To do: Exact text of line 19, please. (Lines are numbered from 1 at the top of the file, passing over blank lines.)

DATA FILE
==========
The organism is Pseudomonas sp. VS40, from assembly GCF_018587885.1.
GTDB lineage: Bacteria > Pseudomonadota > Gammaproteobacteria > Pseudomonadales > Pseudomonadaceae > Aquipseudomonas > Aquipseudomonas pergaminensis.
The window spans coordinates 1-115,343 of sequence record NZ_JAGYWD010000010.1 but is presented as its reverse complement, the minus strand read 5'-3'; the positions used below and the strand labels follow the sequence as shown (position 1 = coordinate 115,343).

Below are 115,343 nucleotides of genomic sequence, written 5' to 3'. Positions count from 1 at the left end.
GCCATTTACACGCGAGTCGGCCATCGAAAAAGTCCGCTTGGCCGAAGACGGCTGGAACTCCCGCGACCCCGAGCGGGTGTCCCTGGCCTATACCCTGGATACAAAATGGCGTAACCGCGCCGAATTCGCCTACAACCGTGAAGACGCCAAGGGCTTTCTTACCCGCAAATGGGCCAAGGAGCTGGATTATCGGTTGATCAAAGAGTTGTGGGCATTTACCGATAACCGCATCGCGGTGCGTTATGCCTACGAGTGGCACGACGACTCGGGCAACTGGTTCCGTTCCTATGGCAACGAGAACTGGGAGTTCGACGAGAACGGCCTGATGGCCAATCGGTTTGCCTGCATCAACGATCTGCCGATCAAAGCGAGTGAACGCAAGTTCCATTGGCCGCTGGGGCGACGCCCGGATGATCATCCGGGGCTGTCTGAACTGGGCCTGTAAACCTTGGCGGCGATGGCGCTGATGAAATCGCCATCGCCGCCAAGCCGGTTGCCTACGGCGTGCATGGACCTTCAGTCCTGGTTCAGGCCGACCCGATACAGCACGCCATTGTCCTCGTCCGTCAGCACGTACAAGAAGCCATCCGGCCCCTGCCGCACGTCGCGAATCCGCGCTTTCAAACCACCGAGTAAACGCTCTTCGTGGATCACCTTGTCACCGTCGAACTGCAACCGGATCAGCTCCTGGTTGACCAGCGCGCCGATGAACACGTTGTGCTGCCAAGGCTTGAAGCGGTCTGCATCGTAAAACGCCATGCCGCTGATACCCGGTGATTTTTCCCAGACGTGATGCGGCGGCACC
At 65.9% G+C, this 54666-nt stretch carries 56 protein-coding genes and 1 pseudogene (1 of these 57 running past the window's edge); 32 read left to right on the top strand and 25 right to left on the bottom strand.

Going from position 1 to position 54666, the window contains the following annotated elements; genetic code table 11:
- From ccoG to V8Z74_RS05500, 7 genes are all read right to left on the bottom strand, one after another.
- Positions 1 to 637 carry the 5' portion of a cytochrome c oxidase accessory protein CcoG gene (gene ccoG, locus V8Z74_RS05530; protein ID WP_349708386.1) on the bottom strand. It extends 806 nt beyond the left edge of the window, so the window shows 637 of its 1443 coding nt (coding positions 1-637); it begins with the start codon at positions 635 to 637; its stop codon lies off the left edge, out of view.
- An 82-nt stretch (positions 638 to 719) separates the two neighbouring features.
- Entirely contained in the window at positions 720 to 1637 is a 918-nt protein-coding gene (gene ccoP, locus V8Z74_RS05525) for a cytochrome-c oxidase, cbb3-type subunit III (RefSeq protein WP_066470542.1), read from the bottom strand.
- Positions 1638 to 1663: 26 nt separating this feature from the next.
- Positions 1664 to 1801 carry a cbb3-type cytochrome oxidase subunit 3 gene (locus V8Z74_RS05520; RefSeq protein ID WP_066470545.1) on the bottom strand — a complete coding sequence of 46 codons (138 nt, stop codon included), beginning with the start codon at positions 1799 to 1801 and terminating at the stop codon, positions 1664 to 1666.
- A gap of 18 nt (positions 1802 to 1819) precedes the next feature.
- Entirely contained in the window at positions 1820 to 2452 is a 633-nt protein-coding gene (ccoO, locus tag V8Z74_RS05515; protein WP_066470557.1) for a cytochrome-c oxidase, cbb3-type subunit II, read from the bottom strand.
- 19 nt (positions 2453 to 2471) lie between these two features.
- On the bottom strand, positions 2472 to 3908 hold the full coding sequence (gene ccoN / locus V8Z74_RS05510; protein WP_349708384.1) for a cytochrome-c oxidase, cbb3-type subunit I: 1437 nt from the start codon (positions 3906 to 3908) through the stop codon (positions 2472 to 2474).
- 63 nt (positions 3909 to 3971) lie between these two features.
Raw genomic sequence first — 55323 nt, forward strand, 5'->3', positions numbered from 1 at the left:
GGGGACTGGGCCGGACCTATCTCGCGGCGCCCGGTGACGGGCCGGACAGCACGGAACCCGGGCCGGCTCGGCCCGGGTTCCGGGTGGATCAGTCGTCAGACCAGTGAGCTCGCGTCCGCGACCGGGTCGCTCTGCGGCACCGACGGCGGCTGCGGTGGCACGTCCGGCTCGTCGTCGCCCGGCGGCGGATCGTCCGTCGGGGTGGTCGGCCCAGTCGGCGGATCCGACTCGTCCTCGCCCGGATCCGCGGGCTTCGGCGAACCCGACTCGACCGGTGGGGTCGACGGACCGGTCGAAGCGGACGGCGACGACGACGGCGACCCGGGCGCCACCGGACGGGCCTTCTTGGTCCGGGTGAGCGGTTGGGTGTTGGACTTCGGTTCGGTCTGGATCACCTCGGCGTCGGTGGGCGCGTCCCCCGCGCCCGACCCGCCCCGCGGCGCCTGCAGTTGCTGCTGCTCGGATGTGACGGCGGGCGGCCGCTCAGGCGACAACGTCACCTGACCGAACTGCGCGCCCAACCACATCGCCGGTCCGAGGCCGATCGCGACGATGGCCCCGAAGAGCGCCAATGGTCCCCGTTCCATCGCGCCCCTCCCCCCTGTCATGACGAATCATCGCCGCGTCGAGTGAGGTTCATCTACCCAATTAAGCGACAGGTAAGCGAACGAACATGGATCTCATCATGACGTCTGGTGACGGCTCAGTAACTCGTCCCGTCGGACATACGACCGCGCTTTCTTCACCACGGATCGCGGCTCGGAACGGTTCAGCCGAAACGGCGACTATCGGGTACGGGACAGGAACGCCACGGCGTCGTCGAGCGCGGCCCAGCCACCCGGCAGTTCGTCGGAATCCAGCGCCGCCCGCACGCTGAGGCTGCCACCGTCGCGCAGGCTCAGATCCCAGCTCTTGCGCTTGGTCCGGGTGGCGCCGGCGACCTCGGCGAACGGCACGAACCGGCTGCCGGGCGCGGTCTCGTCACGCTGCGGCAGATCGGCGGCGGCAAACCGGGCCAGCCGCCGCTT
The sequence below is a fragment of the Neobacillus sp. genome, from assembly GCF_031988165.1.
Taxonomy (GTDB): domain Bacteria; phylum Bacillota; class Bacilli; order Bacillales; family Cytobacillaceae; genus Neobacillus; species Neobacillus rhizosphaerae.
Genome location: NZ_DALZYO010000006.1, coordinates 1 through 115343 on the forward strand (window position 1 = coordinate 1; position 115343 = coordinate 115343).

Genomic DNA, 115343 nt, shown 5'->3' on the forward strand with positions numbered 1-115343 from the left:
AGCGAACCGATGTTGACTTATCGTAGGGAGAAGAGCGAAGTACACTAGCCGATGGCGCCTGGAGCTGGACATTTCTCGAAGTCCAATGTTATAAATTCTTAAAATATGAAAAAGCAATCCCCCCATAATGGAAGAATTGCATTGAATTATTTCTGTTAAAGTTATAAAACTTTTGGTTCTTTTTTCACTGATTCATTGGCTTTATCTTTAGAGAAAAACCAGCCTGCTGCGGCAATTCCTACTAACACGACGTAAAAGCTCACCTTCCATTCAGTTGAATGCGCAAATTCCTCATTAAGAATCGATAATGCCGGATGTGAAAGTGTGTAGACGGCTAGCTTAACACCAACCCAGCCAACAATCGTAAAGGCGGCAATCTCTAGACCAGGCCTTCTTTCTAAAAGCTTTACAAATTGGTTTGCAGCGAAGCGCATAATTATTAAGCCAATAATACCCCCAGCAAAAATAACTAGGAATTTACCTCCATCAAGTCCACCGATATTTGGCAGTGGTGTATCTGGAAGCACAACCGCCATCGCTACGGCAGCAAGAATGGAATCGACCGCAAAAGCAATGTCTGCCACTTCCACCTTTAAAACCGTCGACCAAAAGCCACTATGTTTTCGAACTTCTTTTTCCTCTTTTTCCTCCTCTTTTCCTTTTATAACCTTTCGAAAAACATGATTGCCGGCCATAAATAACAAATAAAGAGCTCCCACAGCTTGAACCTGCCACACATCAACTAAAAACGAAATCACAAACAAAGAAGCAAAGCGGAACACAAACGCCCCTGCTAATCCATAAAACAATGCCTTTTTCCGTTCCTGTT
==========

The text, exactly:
Raw genomic sequence first — 55323 nt, forward strand, 5'->3', positions numbered from 1 at the left: